I would never have picked Milan to be one of my destinations in the short period of time I spent in Italy. However, the cheapest flights to Malaga were out of Milan. So on our last day in Italy we took a train from Florence to Milan, and that’s when all my careful planning went wrong. I tried so very hard to be organized – I had looked up train schedules, printed off all directions and booking reservations of every place we were staying. Last minute I had booked a place for us to stay near the airport in Milan – but here’s what I inadvertently forgot: the Milan Malpensa airport is about an hour drive from the actual city of Milan. So when we left the train and caught a cab, he told me how far it was to go and I immediately left that taxi. Who has 100+ euros to take a taxi for an hour? Not me!
So then after spending an hour in the train station on 15 minutes of laptop battery and sketchy wireless, I figured out that if we took the train to the airport we could get picked up for free at the airport by our hotel. But that left us with the dilemma – we would have nothing to do at the hotel if we left then (around 1pm) – and we wouldn’t see anything in Milan. Even though Milan wasn’t a big draw for any of us, I still refused to go to the hotel and miss the opportunity to see an European city. We checked out luggage at the train station and ventured out into the city.
And I’m so glad I insisted on it. Because I loved Milan. Milan is a fast-paced, busy, beautiful city. We only had a few hours, so we went first to the Piazza del Duomo – absolutely beautiful, and the Duomo here is my absolute favorite structure in Italy. I love the gothic facade and the exterior. (It’s also the 4th largest cathedral in the world.) The interior was a slightly different story. It was pretty, I guess – I’m never a big fan of the interior of cathedrals to be honest. (except in Paris, I loved the Sacre Cour) And the weirdest thing – in this cathedral, they have interred many famous cardinals (if you read this before and caught my mistake… good for you – I originally wrote famous “cathedrals” instead of “cardinals”. not quite what I meant!) – in GLASS cases around the outskirts of in the interior. Yes, their faces are covered by masks – and I thought they were statues until I saw their wrinkled, dead, black hands. I nearly threw up, I was so grossed out. They also had mass going on at the same time – which to me, if I’m not planning to participate in a religious service, out of respect – I don’t want to be there! Yet, there was hundreds of people watching it from the outskirts and taking pictures. I just don’t understand.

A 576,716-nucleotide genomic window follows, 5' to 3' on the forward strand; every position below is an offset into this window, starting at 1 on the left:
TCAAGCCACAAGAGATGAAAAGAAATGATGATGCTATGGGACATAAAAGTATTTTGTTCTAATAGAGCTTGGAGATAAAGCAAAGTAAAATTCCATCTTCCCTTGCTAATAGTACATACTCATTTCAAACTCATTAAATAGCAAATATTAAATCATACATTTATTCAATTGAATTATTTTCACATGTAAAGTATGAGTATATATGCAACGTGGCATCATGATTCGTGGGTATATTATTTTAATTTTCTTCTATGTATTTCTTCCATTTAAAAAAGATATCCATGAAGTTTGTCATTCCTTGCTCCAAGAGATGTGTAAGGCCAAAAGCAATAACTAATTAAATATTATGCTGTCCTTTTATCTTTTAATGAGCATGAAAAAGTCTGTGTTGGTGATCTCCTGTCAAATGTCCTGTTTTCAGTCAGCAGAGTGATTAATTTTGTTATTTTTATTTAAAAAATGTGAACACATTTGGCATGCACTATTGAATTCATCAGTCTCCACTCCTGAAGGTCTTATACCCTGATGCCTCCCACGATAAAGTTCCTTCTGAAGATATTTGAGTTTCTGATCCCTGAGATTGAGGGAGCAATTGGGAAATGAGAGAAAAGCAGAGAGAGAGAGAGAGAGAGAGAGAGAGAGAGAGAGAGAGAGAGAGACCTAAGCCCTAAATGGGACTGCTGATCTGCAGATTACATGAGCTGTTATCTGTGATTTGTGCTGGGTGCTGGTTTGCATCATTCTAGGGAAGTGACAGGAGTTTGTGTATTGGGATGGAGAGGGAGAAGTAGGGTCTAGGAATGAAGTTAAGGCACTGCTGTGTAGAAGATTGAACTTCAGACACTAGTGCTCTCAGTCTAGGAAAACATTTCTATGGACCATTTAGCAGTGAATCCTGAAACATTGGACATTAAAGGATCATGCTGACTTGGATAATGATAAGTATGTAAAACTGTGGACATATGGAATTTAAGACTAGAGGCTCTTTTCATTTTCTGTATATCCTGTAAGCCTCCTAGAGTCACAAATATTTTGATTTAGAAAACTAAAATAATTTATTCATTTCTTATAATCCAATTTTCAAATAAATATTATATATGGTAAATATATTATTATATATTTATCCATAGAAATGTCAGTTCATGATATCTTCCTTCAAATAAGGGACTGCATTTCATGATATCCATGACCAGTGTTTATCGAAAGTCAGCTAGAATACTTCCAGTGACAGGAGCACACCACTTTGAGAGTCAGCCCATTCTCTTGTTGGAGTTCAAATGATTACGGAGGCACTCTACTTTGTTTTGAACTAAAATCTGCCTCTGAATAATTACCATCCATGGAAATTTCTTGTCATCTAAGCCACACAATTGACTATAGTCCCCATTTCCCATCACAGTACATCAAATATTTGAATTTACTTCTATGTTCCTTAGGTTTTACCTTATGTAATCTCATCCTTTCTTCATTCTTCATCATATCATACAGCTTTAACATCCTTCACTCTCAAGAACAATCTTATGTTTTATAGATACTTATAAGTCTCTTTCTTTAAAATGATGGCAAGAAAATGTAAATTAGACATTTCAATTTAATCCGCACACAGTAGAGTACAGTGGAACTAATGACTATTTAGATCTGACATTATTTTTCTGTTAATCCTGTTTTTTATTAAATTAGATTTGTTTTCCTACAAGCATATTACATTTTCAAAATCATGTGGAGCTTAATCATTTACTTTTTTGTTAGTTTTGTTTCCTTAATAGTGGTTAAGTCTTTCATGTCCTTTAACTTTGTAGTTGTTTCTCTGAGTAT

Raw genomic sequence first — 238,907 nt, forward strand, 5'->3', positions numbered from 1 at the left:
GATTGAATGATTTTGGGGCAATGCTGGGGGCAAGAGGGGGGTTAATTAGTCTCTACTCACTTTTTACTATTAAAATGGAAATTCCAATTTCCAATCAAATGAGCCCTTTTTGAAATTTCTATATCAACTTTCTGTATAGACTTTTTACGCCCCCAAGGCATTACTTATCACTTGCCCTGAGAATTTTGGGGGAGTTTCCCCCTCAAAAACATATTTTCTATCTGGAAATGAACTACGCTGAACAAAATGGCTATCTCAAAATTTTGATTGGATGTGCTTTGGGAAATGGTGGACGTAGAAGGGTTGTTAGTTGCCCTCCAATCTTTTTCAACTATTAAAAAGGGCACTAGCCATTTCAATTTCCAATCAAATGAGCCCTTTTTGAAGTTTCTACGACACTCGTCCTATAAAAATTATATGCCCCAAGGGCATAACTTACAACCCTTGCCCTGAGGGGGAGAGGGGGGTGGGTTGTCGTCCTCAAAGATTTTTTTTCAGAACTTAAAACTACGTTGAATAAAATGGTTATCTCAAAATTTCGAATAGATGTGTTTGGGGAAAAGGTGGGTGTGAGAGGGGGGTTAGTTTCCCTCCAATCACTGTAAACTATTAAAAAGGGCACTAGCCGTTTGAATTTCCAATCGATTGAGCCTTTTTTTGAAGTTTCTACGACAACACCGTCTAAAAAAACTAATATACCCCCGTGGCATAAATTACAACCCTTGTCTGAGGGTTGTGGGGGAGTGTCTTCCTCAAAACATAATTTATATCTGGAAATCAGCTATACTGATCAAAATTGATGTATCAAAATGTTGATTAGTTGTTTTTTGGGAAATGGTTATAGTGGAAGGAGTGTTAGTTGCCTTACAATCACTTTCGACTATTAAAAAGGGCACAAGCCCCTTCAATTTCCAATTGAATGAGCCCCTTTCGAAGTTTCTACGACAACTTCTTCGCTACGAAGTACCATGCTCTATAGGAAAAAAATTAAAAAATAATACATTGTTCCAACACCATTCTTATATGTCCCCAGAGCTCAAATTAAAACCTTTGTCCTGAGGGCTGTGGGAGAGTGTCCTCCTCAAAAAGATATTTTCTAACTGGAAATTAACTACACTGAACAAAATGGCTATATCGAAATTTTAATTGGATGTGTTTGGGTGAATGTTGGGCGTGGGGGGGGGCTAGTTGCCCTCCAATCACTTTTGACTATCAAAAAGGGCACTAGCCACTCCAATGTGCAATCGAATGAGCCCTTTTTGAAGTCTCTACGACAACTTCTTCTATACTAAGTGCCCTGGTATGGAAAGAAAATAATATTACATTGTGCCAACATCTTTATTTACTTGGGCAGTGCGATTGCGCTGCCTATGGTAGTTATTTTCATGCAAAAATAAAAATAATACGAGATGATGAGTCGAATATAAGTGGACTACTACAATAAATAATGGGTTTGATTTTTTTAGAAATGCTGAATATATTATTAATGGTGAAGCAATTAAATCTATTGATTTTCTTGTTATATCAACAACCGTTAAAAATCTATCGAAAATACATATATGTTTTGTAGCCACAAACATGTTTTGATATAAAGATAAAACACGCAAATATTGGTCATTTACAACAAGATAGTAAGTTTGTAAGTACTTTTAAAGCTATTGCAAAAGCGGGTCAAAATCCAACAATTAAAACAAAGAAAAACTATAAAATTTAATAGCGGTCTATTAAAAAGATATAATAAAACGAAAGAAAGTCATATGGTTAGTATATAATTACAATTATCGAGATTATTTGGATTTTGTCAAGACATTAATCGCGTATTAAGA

After the Duomo we walked down the main shopping drag to the Castello Sforzesco – a castle that has been restored since severe damage during WWI, and now houses several museums. After walking through the castle and it’s courtyards, we found a park filled with residents of Milan. It was gorgeous, and we walked to the end of it to see the Arc of Peace – reminds me of the Arc de Triomphe in Paris.
We then returned down the main drag back to the Piazza del Duomo to catch the metro back to the train station (a few hours had elapsed by now). On the main street I saw the most awesome street performer yet- he was alone, and was playing an accordion. I normallyhate accordions, but this guy was playing complicated classical music pieces on it! Not the irritating polka music that is so commonplace. He caught my attention because he was playing one of my favorites – one of the movements from Vivaldi’s Summer. He also played a Bach piece – I can’t remember the name. But it was awesome. I even caved and tipped him – something I had not done all semester.
We also went into the Galleria Vittorio Emanuele II – a indoor shopping center with vaulted glass ceilings and insane decoration right next to the Piazza del Duomo. It was really pretty and reaaally expensive looking. (notice the Prada store…)
So to speed up the story, we took the train back to the airport, then spent a good 20 minutes trying to figure out how to use a payphone with my mom’s phone card (didn’t work) and then with coins (after 3 tries it worked). Then we had to figure out where to meet the shuttle — and I know for a fact that Jesus sent a taxi driver to me to help me find my way and explain everything to me… because I was just about at the end of my rope at that point.
Our hotel was nice, the guy at the reception spoke excellent English, and was very accommodating and sweet. We found a really, really cute place to eat diner – the only one open in Malpensa area (there’s literally nothing out there), and it was my favorite place we ate so far. And I ate an entire pizza. Soooo yummy.
And thankfully, that concluded our adventures in Italy because the hotel took care of us getting to the airport at the correct terminal on time and it was all uphill from there. (you can’t imagine how excited I was to fly back to Malaga the next day)